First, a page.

My older sister, Daniella Muise, was the first person in our family to go to college. She is an example of how higher education can change your life and the reason I pursued a career in engineering. After she was hired as an engineer at ExxonMobil, I followed in her footsteps. I studied metallurgical and materials engineering and completed three internships with the company. Then I was hired full time, providing material support for our Baytown, Texas, complex.
In my first role, I managed equipment reliability. I saw my work as a key factor to support safe and environmentally sound operations – which are two things I’m really passionate about. Since then I’ve been drawn to improving the way we do things, for our own employees, for our customers and for society. This was especially tangible when I learned how our technology and products can make it easier for society to recycle plastics. So when ExxonMobil started exploring advanced recycling, I jumped at the chance to join.
Our company is integrated into the value chain around plastics. We’re close to the manufacturers who make the plastic products that consumers use on a daily basis. We can identify potential partners in business and government, strengthen new and existing relationships, and work together to develop solutions to the complex problems we all face. And, we believe the scalability of advanced recycling makes it one of the most exciting solutions out there.
The ultimate goal of advanced recycling is to help society recycle a greater share of the products we use every day – instead of throwing them away. By making advanced recycling a scalable solution that can be replicated globally, we can increase the amount of plastic material that can be made into new products and reduce plastic waste.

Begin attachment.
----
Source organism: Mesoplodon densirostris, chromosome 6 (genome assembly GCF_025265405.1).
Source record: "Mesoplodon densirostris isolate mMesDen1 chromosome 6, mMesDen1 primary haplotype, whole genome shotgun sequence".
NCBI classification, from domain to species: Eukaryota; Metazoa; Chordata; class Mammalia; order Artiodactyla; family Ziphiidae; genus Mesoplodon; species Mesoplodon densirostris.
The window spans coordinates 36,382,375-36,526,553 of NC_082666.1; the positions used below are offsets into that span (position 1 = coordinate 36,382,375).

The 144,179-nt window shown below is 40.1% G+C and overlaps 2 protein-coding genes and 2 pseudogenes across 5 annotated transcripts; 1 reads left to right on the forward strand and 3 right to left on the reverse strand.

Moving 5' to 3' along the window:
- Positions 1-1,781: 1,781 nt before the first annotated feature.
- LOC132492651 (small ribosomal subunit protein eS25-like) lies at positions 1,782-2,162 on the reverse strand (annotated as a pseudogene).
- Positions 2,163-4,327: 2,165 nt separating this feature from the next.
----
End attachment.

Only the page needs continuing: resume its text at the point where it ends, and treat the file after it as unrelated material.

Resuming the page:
We see advanced recycling complementing the current forms of conventional recycling – both solutions are needed. Advanced recycling expands the types of plastics that can be recycled, as well as what they can be recycled into. Currently, conventionally recycled plastic is limited in its ability to be used for food packaging, for example. Advanced recycling doesn’t have those limitations because it returns plastic to its molecular building blocks.
At ExxonMobil, we have a lot of smart people who are passionate about sustainability and want to play a role in helping the world recycle more. And we’re fortunate in that we have a lot of groundbreaking projects planned – from Baytown, Texas to Notre Dame de Gravenchon, France.
My role is to find sources of plastic feed for those projects – plastic that has reached the end of its life and would normally be considered waste – like the bubble wrap used to mail a product you bought online or the pouch that holds my daughter’s favorite snack mix. While there’s no shortage of plastic being put into bins, getting it to our facility requires some work. Essentially, I’m helping develop supply chains and infrastructure to make that easier – to make sure that the plastic we throw in the recycling bin can be remade into new valuable products we use every day.
As my career has developed with ExxonMobil, I knew that I wanted to grow into being a part of advancing sustainable solutions. The work is fast-moving and challenging, and we don’t have all the answers yet – but it’s exciting to be on the leading edge of new developments across this space. I sometimes reflect on just how far we’ve come over the last year and a half, and that renews my resiliency.
My role in advanced recycling is unlike anything else I’ve done in my career. Yet, it’s the perfect combination of my passions in sustainability and equipment reliability – both areas I’ve been exploring since I started at ExxonMobil almost 20 years ago.